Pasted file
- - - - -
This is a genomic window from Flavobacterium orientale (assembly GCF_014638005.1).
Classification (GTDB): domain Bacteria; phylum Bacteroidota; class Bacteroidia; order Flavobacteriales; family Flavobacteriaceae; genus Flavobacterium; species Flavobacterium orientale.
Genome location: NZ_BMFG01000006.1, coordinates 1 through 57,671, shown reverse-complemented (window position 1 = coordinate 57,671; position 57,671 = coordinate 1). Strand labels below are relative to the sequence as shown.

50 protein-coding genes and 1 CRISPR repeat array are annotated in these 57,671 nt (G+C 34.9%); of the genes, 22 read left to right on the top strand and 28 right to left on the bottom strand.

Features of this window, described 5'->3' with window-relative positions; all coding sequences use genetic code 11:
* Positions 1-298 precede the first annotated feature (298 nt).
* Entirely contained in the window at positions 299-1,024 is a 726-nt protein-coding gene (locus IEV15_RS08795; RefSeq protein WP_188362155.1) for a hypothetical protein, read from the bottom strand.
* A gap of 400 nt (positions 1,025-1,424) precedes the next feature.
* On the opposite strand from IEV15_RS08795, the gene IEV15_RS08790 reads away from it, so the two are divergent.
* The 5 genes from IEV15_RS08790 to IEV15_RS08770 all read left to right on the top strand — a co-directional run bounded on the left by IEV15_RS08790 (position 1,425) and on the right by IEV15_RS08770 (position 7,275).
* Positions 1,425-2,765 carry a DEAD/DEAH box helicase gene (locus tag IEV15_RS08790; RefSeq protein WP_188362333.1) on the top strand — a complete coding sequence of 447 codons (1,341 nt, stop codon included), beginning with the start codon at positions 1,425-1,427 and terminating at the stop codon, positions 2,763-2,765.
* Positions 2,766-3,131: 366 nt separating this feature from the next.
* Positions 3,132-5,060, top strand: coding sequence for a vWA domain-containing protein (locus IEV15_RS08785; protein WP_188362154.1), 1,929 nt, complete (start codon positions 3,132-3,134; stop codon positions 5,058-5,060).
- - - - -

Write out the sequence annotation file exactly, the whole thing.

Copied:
This is a genomic window from Flavobacterium orientale (assembly GCF_014638005.1).
Classification (GTDB): domain Bacteria; phylum Bacteroidota; class Bacteroidia; order Flavobacteriales; family Flavobacteriaceae; genus Flavobacterium; species Flavobacterium orientale.
Genome location: NZ_BMFG01000006.1, coordinates 1 through 57,671, shown reverse-complemented (window position 1 = coordinate 57,671; position 57,671 = coordinate 1). Strand labels below are relative to the sequence as shown.

50 protein-coding genes and 1 CRISPR repeat array are annotated in these 57,671 nt (G+C 34.9%); of the genes, 22 read left to right on the top strand and 28 right to left on the bottom strand.

Features of this window, described 5'->3' with window-relative positions; all coding sequences use genetic code 11:
* Positions 1-298 precede the first annotated feature (298 nt).
* Entirely contained in the window at positions 299-1,024 is a 726-nt protein-coding gene (locus IEV15_RS08795; RefSeq protein WP_188362155.1) for a hypothetical protein, read from the bottom strand.
* A gap of 400 nt (positions 1,025-1,424) precedes the next feature.
* On the opposite strand from IEV15_RS08795, the gene IEV15_RS08790 reads away from it, so the two are divergent.
* The 5 genes from IEV15_RS08790 to IEV15_RS08770 all read left to right on the top strand — a co-directional run bounded on the left by IEV15_RS08790 (position 1,425) and on the right by IEV15_RS08770 (position 7,275).
* Positions 1,425-2,765 carry a DEAD/DEAH box helicase gene (locus tag IEV15_RS08790; RefSeq protein WP_188362333.1) on the top strand — a complete coding sequence of 447 codons (1,341 nt, stop codon included), beginning with the start codon at positions 1,425-1,427 and terminating at the stop codon, positions 2,763-2,765.
* Positions 2,766-3,131: 366 nt separating this feature from the next.
* Positions 3,132-5,060, top strand: coding sequence for a vWA domain-containing protein (locus IEV15_RS08785; protein WP_188362154.1), 1,929 nt, complete (start codon positions 3,132-3,134; stop codon positions 5,058-5,060).